Worcester City 13.8 Mbps 11.1% 1.51 Mbps
Wychavon District 4.1 Mbps 27.6% 0.55 Mbps
Wyre Forest District 9.6 Mbps 7.8% 0.94 Mbps
Speed test results from thinkbroadband speed test January 2014

The digital gulf is illustrated by the above results which are based on what people have actually experienced on their broadband connection, and illustrate the difference between the areas with better broadband services and those areas which appear to be struggling e.g. Wychavon District Council area.

There is no doubt that technically better solutions are available than the predominantly FTTC roll-out by Openreach (both in the commercial and gap-funded projects) the issue though is not technical but a matter of who pays for it and who benefits from the investment in the future. The project works out at £380 per superfast premise (actual figure is less as to get superfast to 90%, there will be thousands more enabled but at slower speeds), with the gap funding being £215 for each one.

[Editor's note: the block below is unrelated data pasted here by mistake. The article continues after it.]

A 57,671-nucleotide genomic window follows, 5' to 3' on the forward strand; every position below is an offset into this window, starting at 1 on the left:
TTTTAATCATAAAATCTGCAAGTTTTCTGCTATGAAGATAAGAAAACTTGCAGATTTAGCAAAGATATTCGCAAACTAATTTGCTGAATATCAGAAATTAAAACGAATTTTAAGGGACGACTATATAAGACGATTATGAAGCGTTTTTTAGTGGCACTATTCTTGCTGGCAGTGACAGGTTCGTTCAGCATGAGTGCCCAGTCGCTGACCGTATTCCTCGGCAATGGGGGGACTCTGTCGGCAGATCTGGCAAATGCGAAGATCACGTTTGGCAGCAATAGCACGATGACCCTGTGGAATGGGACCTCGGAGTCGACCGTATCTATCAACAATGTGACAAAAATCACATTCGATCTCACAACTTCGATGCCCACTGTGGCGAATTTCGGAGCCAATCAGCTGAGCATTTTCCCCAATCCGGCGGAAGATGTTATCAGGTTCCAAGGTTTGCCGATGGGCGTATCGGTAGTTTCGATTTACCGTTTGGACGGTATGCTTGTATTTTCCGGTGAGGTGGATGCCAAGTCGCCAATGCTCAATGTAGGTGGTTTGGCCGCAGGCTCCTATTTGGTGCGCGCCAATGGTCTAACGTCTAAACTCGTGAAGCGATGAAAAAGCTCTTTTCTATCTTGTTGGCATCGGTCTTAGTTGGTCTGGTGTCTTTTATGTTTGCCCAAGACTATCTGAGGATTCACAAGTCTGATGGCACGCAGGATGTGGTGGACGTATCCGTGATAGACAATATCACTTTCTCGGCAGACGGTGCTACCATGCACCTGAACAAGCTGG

Would BT have rolled out to these premises? Yes but probably across a five to ten year period in our opinion, so the public money is really just accelerating what would probably have been inevitable. The return on investment (ROI) for the councils and government is that as more people are online and have better connectivity that the e-commerce market can thrive and councils can make savings as more people interact online rather than trying to communicate through safety glass at a council office.